Of 199 subjects, 108 patients (54.3%) had dry eye syndrome. Prevalence of dry eye syndrome was significantly higher in longer duration of diabetes, but sex and age did not seem to affect dry eye syndrome.
Some studies evaluated dry eye syndrome in diabetic patients. In a cohort study on 3722 subjects were aged 48 to 91 years (65 ± 10 years) and 43% male. The overall prevalence of dry eye was 14.4%. Prevalence varied from 8.4% in subjects younger than 60 years to 19.0% in those older than 80 years. Age-adjusted prevalence in men was 11.4% compared with 16.7% in women . In another study a group of 140 patients aged 24–93, suffering from dry eye syndrome were assessed. A larger number of dry eye syndrome cases were identified in female patients, especially aged over 50 (80% of female and 20% of male). The most frequent general medical conditions diagnosed in the group of patients were as follows: arterial hypertension (men and women) and diabetes (women) . In one study during the 5-year interval between examinations, a history of dry eye developed in 322 of 2414 subjects, for an incidence of 13.3%. Incidence was significantly associated with age. After adjusting for age, incidence was greater in subjects with a history of allergy or diabetes, who used antihistamines or diuretics, and with poorer self-rated health . A cross- sectional study assessed one hundred patients with diabetes mellitus. Multiple regression analysis using the Schirmer test as a dependent variable and controlling for all the independent variables showed an association with autonomic neuropathy. No significant association was observed with the other variables, including the presence of auto antibodies. This study suggests that the low tear production seem in some DM patients is related to dysfunction of the autonomic nervous system . Seifart et al compared 92 patients with diabetes types I and II and aged from 7 to 69 years with a group of normal healthy controls comparable in number, age and sex. The results show that 52.8% of all diabetic subjects complained of dry eye symptoms, as against 9.3% of the controls. They concluded close monitoring of diabetic patients and good blood sugar regulation is important for the prevention of dry eye syndrome and retinopathy . In Jin study 100 patients with type II diabetes were compared with 80 normal healthy controls. In this study TBUT was significantly lower in type 2 diabetic patients . In Goebels study Schirmer test and tearing reflex was significantly lower in diabetic patients compared with control group . Jain reviewed the cases of 400 patients with dry eyes referred to a tertiary referral center. Of these, 80 (20%) had diabetes. Only two (2.5%) of these patients had Sjogren's syndrome, which could account for the dry ocular surface. In all the other patients, no other conditions were found to be a risk factor for dry eyes, and it was therefore presumed to be of diabetic origin . In other study the tests were carried out on a 100 individuals (50 healthy subjects in control group and 50 subjects suffering from diabetes) age 50–70 years. In that group of diabetic patients (N = 50) they found that 37 (74%) of them had lower values of tear secretion. 23 (46%) of them had lower values of TBUT. In the control group (N = 50) they found that 28 (56%) had lower values of tear secretion and 17 (34%) of them had lower values of TBUT . In our study frequency of dry eye syndrome was higher in diabetic patients with DR, but we did not find any study like that and larger studies need to evaluate relation between dry eye and DR.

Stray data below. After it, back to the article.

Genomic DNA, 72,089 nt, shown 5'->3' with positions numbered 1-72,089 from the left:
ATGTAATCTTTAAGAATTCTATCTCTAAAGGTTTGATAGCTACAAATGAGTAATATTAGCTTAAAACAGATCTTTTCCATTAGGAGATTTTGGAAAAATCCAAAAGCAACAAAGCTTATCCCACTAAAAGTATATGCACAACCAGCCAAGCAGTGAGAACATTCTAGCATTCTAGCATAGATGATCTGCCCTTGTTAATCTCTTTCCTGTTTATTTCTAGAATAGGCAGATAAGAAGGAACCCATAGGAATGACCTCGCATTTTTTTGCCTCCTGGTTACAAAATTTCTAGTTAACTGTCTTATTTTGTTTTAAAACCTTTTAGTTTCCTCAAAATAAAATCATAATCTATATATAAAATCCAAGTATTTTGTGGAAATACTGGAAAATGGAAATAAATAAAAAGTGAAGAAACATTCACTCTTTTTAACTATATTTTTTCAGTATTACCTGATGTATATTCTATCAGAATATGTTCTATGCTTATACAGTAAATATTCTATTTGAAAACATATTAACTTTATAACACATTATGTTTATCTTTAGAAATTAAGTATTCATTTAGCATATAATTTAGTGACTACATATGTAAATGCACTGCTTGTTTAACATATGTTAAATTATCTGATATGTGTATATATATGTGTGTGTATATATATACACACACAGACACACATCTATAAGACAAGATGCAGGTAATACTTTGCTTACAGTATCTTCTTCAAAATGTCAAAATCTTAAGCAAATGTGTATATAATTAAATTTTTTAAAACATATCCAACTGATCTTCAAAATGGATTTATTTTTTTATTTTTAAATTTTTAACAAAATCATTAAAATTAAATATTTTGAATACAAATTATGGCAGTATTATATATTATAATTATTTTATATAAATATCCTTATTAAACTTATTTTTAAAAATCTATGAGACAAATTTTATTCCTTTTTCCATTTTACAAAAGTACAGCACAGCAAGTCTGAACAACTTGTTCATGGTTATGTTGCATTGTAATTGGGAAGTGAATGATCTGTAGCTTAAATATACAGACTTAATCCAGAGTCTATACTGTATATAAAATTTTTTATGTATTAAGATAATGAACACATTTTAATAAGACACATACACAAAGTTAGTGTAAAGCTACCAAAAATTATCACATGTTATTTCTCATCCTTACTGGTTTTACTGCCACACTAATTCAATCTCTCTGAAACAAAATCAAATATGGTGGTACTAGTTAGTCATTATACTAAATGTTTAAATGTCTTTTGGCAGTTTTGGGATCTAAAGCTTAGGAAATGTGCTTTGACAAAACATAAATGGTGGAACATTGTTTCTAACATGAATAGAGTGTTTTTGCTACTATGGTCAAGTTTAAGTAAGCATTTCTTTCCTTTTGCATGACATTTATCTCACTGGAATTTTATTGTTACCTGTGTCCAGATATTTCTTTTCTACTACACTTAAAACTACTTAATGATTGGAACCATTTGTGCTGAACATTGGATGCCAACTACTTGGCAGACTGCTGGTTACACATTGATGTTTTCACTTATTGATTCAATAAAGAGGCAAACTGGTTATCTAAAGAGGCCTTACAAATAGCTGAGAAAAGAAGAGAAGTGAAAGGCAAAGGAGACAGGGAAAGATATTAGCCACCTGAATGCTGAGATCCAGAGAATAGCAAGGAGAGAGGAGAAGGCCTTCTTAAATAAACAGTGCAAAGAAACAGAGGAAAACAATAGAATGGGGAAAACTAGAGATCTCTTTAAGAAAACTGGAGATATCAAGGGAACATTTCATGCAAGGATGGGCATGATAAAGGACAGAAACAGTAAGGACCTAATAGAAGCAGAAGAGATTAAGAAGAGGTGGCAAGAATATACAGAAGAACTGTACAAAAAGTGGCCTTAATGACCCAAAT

Prevalence of dry eye in our study is very high. It might be due to aging, dry weather in this region and high prevalence of neurological disorder in type 2 diabetic patients.
Lack of control group and glycemic parameters assessment especially HbA1C could be mentioned as limitation of our study.
Of 199 diabetic patients, 140 patients (70.35%) had DR. The retinopathy was mild in 34 patients (17.1%), whereas 34(17.1%) patients had moderate NPDR, 22(11.1%) had sever NPDR and 50(25.1%) had PDR. These findings are higher than previous studies [18, 12, 22].
In our study prevalence of DR significantly increased with increasing of age, but it was not true in 65–82-year old subjects, and prevalence of DR in this group decreased. Some studies showed that the prevalence of DR in late-onset diabetic patients was lower than young-onset diabetic patients [19, 20]. A prevalence study was undertaken to estimate the prevalence of DR in patients diagnosed as having DM after the age of 70 years. Of 150 patients examined 21(14%) had some form of DR and 10 of these patients (6.6%) had threaten DR. Those patients with DR had a significantly higher median duration of diabetes (5.0 years) compared with those patients without DR (3.5 years) .
In our study there was significant association between sex and grades of DR. Lower grades of DR was more common in women and higher grades of DR was more common in men, such a relation was found in Rema et al 
Our results showed a significant association between prevalence of DR and diabetes duration, this pattern was seen in Klein et al. As the prevalence of DR varied from 28.8% in persons who had diabetes for less than five years to 77.8% in persons who had diabetes for 15 or more years .